Google's steady push to become an intermediary for all of our communications comes at a cost – but do we care anymore about paying it? Judging by the results of the latest ZDNet Great Debate, the answer is... ribbit.
It probably would have compromised my Great Debate argument – that Gmail's increasing sequesterization of itself means it's time to abandon the world's most popular webmail service – had I mentioned that I am also a rabid fan of the service and would, like many of us, struggle to live without it.
And yet, as I considered the arguments of the increasing number of people giving quite well-considered reasons why the platform may have innovated itself into a corner, and how easy it is to switch to Outlook.com, I began weighing up some of the assumptions that I and many others take for granted about Gmail.
We have forced ourselves to adapt to its conversation-based email conventions, which befuddle novices but become second-nature over time.
We have learned to slow down our keystrokes lest the shortcuts confuse the interface and mute a conversation when we meant to write a reply.
We have learned to deal with email attachments in new ways, and how to handle the cc: and bcc: fields so messages go to the right place.
We have learned to ignore the incessant advertisements, which were originally contained on the right-hand column but have recently begun creeping into our Inbox listings.
We have taught ourselves not to think about just how strange it is that those ads seem tailor-made to solve the issues being discussed in our emails.
We bleat and scream to the hills about the government's invasions of our privacy, then turn around and mail our personal information using a service specifically designed to harvest that information.
Which is, of course, because they are exactly that. Google has sucked millions of people into its web by delivering a feature-packed email service that comes only at the price of our privacy. And, as we continue to enjoy its benefits – and compare them, usually favourably, with the alternatives, we must face the unavoidable reality that we have sold our souls for free email.
Think about it: We bleat and scream to the hills about the government's invasions of our privacy, then turn around and mail our personal information using a service specifically designed to harvest that information.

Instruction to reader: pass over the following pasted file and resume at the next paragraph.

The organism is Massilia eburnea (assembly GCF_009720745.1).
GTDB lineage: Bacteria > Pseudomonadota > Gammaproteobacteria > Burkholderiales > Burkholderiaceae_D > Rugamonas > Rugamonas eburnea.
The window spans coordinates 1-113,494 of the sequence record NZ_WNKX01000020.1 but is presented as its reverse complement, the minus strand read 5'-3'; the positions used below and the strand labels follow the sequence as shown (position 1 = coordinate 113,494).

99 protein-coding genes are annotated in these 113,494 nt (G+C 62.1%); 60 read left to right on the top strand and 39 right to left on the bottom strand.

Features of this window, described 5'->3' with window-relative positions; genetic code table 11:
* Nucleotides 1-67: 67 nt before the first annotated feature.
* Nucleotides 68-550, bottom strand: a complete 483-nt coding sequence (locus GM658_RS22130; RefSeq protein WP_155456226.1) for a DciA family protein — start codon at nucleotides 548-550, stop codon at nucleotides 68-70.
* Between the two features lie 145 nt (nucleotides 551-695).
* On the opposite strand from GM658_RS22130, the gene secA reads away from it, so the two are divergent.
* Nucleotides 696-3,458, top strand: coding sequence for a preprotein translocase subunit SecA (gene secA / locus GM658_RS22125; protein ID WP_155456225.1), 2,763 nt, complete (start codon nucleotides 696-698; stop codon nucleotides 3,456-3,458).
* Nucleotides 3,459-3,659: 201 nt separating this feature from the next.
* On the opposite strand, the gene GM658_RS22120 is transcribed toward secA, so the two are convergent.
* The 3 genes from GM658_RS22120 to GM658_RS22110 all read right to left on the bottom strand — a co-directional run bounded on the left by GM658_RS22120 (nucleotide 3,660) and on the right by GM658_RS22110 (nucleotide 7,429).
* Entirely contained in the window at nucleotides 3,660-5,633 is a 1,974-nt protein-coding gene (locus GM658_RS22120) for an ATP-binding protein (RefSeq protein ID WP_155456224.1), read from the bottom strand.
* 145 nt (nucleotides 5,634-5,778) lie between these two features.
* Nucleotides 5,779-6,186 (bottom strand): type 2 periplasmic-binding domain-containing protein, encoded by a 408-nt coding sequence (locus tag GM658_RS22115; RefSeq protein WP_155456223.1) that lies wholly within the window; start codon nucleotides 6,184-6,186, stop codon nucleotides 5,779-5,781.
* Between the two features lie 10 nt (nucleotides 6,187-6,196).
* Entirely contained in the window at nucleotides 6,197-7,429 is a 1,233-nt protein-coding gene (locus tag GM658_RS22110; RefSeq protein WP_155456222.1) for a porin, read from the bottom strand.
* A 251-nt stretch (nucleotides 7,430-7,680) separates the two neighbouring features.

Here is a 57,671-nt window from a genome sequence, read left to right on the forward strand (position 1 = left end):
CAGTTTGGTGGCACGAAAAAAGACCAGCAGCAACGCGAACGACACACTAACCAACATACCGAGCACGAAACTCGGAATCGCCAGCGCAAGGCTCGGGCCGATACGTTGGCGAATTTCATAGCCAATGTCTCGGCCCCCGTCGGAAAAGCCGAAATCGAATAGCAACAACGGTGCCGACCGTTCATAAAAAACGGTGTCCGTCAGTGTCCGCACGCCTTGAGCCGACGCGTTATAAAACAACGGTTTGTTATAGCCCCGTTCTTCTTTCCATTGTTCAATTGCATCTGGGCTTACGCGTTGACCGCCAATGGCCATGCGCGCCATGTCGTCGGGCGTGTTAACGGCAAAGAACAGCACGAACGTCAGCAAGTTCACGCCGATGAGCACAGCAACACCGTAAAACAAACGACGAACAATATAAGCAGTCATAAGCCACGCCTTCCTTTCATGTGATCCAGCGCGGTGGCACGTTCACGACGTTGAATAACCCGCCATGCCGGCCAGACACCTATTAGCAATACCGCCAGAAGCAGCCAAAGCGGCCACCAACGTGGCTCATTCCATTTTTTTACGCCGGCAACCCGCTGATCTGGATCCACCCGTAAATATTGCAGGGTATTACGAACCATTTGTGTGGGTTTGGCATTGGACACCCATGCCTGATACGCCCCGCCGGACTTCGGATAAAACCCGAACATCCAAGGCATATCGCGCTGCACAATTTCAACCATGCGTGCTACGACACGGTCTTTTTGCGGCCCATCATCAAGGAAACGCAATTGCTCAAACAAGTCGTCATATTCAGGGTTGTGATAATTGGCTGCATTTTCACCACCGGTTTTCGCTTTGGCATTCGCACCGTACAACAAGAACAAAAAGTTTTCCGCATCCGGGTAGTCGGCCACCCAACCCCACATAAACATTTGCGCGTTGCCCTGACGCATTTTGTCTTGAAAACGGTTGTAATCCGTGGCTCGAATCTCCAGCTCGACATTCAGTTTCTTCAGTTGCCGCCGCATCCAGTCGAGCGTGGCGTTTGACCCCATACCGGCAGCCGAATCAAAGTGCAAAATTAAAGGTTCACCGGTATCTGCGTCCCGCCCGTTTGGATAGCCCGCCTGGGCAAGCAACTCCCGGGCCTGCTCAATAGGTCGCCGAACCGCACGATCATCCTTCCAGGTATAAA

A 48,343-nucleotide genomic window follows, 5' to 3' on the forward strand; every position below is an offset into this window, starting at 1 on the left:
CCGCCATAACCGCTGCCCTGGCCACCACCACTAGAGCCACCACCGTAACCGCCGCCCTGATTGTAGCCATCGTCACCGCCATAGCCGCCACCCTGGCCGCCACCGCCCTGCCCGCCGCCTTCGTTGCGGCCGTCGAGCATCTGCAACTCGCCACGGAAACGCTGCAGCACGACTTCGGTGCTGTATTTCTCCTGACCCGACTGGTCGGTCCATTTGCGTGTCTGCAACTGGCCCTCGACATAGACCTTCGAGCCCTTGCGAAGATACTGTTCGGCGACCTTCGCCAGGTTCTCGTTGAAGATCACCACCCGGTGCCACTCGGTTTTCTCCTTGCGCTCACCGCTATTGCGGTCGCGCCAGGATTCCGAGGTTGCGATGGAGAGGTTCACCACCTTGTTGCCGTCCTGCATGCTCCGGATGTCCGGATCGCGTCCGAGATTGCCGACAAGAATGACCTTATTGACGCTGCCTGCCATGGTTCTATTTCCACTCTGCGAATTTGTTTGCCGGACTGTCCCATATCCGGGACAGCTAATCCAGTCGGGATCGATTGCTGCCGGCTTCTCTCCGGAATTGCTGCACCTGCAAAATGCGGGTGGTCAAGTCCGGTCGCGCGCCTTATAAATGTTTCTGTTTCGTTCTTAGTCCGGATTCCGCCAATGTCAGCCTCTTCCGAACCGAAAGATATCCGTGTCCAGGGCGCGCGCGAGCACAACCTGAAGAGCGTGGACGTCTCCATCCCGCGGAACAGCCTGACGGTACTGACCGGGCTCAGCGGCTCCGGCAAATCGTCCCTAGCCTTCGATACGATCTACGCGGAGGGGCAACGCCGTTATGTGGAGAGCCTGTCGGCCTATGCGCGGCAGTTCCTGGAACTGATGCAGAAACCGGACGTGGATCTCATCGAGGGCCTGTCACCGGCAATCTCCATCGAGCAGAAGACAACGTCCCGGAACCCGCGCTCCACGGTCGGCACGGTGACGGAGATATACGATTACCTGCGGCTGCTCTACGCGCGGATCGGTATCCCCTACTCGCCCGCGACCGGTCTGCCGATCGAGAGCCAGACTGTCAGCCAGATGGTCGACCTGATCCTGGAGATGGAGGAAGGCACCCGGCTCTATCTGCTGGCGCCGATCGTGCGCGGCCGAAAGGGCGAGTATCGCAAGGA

It may sound a bit histrionic to say that, of course, since we are only talking about email. Aren't we?
Of course we aren't.
As I intimated in my arguments, Google has positioned Gmail as a gateway drug to a world where everything runs according to Google. Google wants to manage our photos, our social media, our email, our word-processing documents, our everyday tasks, even our general documents.
It wants to harvest that information and feed it to the Borg that is far and away the largest single information-filtering service in the world. By continuing to buy into Google's model, we are feeding the centralisation of human knowledge – one email at a time. This is the brave new world of the Internet, where privacy is an historical footnote and we are tricked or simply bribed to give it up.
By and large, we are quite happy to do so. We may not love the need to deliver our personal lives on a platter in exchange for a spam-free, easily-accessible and substantially awesome email experience – but we do so with a smile, over and over again.
As we continue to enjoy Gmail's benefits – and compare them, usually favourably, with the alternatives, we must face the unavoidable reality that we have sold our souls for free email.... Not only can we no longer live without it – but we are beginning to struggle imagining why we would even want to.
I was thus pleasantly surprised to see that, at one point in the debate, I actually crept over the 50 per cent mark in terms of the number of votes cast. Concern over Gmail's rampant intrusions clearly struck a nerve, and has generated real issues with its business model for many on the Internet.
With many tens of thousands of people following the debate and a high level of voting participation, this interim result seemed to me to be far more telling even than the final tally of 34 per cent to Ken's 66 per cent, which I can only attribute to a late campaign that rallied Google employees to vote and tip the scales back in their favour.
What was interesting about this debate, however, is that so many people clearly believe that the unprecedented revelations about privacy this year – the NSA's systematic spying through PRISM, the global culture of snooping and the unspoken mass exchange of our personal information – have tipped the balance enough that Gmail should no longer be used with impunity.
With so many people willing to support the argument that we should abandon a platform that has become so useful to so many people, it is clear that concerns over our true privacy online are starting to outweigh the benefits of selling our digital souls to Google. Edward Snowden's legacy has become an interruptive force that will drive many to consider alternatives where they previously lived in quiet denial.
Where this will lead, I am not sure. Gmail is certainly feature-packed and useful; while some arguments could be made that its interface is becoming overcrowded and over-difficult for new users to get their heads around, on the whole it is a robust and useful service.
Just as most of us continue to drive the same old gas-guzzlers even though we know we'd have a cleaner conscience in a Prius, we continue with Gmail not only because it's free, but because it has made itself indispensable. Not only can we no longer live without it – but we are beginning to struggle imagining why we would even want to.